My top 6 study tips

Advice from a perpetual student… I’ve done my fair share of study having completed my Bachelor of Justice and currently completing my Bachelor of law and Cert III and IV in Fitness. In my first year of law I learnt a valuable lesson when it comes to study; manage your work efficiently and effectively… or be completely and utterly consumed by your workload. Unfortunately I learnt this lesson the hard way and have dealt with my fair share of all-nighters and pre-exam cram sessions. I’ve had a lot of experience with study and have tried and tested a lot of methods (turns out the energy drink fuelled all-nighters aren’t the most desirable, who knew?) So I’ve decided to compile a list of my top 6 study tips!

Just remember everyone is different and specific study methods may not suit everyone. This list is a suggestion of methods that I have found improved my current studying techniques.
1. Self-control – Stop procrastination
Procrastinators unite! … tomorrow

Self-control, Don’t have any? download it… I use an app called “self-control where you can block websites that you often find yourself scrolling through in times of procrastination. You set the block timer for however long you wish to be blocked from the listed websites and you’re good to go.

This is the one I use:

It’s amazing how often you catch yourself inadvertently going on to websites and scrolling through social media feeds. Whilst you’re at it, ditch your phone (if you can), remove it from your work space because it’s far too tempting to scroll through Instagram… actually my profile is the exception, always scroll through mine (dannibelle). I’ll allow this in furtherance of study.

I know I’ve had a bad study session when I’ve managed to tag my friends in 20+ memes on Facebook but have no idea what the topic of the weeks lecture is. Enter, self-control. Give it a shot if you need a little help staying on track..

2. Stay organized
I believe staying organized is essential for a successful study routine. Use a daily planner and block off time for studying and homework and schedule in leisure time to do something you enjoy. Set realistic study goals, for example, completing all your required reading for that week (ok this isn’t realistic for law students but you get where I’m going with it). I personally work best when I have a solid and well-balanced schedule. A successful routine is not about luck, it’s about commitment. Try working in 45 minute blocks with 10 minute intervals – who knew, study would be so similar to interval training?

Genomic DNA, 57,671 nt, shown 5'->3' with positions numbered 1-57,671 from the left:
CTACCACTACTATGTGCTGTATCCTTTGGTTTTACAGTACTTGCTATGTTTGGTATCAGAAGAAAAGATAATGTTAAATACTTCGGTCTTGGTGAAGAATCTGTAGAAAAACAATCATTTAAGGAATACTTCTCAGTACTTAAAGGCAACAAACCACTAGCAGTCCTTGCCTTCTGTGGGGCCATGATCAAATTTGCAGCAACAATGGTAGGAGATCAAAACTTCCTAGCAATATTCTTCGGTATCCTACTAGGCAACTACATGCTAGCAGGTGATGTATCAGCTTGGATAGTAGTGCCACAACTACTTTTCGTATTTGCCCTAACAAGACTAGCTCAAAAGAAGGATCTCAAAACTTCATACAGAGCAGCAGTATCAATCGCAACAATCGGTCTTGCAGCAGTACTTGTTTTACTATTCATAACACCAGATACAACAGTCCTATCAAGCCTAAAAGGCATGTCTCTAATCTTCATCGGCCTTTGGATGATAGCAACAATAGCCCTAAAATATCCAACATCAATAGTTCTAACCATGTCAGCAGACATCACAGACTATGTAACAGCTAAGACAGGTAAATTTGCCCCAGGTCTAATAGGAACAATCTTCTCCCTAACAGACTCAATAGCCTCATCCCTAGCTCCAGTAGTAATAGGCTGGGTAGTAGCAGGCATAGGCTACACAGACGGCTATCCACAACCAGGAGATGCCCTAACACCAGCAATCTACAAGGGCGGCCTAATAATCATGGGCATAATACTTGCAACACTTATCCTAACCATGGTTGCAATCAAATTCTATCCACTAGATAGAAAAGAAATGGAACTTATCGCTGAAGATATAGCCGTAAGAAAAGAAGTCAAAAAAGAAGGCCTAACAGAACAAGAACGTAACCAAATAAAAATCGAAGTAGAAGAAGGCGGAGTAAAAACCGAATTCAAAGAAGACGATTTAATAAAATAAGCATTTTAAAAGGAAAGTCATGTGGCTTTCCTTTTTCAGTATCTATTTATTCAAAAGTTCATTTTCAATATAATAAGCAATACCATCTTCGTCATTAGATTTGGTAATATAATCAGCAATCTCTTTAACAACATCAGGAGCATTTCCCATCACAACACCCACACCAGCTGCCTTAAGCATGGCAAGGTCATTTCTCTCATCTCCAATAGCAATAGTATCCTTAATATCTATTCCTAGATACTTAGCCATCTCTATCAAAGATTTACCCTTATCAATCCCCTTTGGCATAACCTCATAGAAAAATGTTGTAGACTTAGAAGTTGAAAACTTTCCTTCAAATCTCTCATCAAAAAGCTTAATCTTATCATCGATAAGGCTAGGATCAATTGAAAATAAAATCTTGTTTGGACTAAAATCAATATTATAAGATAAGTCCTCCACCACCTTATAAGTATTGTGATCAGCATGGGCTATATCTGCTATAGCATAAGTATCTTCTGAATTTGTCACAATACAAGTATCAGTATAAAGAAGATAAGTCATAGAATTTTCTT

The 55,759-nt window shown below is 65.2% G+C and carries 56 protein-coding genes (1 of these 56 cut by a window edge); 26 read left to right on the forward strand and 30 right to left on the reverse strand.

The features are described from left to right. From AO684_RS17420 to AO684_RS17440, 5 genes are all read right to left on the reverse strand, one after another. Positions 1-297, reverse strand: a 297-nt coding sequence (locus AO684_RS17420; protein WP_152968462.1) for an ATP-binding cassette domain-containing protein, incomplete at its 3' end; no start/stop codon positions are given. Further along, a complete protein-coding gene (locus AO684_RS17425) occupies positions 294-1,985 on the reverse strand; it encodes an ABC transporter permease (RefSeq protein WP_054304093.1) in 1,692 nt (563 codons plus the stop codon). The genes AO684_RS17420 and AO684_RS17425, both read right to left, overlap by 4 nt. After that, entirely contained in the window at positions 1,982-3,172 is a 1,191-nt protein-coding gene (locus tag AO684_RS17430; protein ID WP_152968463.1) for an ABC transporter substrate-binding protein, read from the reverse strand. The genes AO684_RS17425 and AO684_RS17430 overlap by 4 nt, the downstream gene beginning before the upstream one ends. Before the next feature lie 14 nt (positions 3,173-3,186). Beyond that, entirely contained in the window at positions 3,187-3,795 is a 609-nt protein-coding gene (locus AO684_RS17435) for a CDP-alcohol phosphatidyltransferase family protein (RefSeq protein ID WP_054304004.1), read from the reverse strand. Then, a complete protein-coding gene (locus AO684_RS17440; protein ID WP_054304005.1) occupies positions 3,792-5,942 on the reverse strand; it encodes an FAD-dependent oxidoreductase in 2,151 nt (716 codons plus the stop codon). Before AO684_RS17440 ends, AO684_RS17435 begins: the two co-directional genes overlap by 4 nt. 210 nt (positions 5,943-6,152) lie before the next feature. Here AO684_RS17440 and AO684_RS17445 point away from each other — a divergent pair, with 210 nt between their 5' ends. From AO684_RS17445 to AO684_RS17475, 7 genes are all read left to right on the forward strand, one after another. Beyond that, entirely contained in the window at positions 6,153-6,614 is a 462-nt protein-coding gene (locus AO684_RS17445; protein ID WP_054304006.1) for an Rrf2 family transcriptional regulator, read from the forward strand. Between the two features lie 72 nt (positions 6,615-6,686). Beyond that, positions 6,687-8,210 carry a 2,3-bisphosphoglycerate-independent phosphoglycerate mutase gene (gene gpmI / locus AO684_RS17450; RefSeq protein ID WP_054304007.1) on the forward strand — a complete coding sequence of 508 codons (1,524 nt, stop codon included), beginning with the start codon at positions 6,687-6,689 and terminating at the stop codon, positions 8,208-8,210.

3. Work with a friend or in a group
I was very wary about including this in here because I figure this can go one of three ways:

1. This is the best thing ever, you’ll have someone to tackle the workload with, complete your assessment and have enough time left over to watch your favourite TV series
2. You spent the entire just watching your favourite TV series
3. You’re more confused than you originally were about the entire assessment

I have experienced all of the above when working with other students. Be discretionary, if you know you work well with particular people it might be a great idea to form a study group prior to an exam.
4. Choose your study environment based on productivity… not what you’ve seen on Tumblr
Where you work has a large impact on how you work. In my experience working in the silent afterhours lab at my University was the most productive I’ve been. The beach was the least productive, sounds nice, seems like a good idea but it’s kinda like going to an all you can eat buffet whilst on a diet. So much beauty all around but it’s hard to focus on that unpleasant reality.

5. Work the body, work the mind
I’m often asked how I have time to exercise with my study load and the reality is, I make time because exercise and study go hand in hand. Research shows that exercise can improve brain function, assists with stress management and increases energy levels. So before you ditch training to catch up on study, remember the benefits of a good exercise routine in handling your workload. In my opinion exercise is one of the greatest productivity tools in the world. Not only does a good workout leave you feeling energized and refreshed, exercise improves your mood, concentration and ability to perform cognitive tasks. Did I also mention exercise boosts the feel good neurotransmitters in the brain (endorphins), which makes you a happier, less stressed student. I’ll squat to that!
6. Sleep
Step aside beauty sleep, the benefits of rest for a student extend far beyond physical appearance. Sufficient sleep (7 – 9 hours) is a fundamental component of a successful study routine. Not only does sleep contribute to your physical health, it improves your memory, boosts your energy and helps reduce feelings of anxiety, depression, stress and frustration. So ditch the all-nighters and handle your workload with a clear, well-rested mind.
So to sum it up, there isn’t a “one-size fits all” approach to studying, some people work best first thing in the morning and others thrive at night. You may prefer working in a group or perhaps you tackle your work solo, everyone is different so find what works for you and stick with it!
And if all else fails…

BB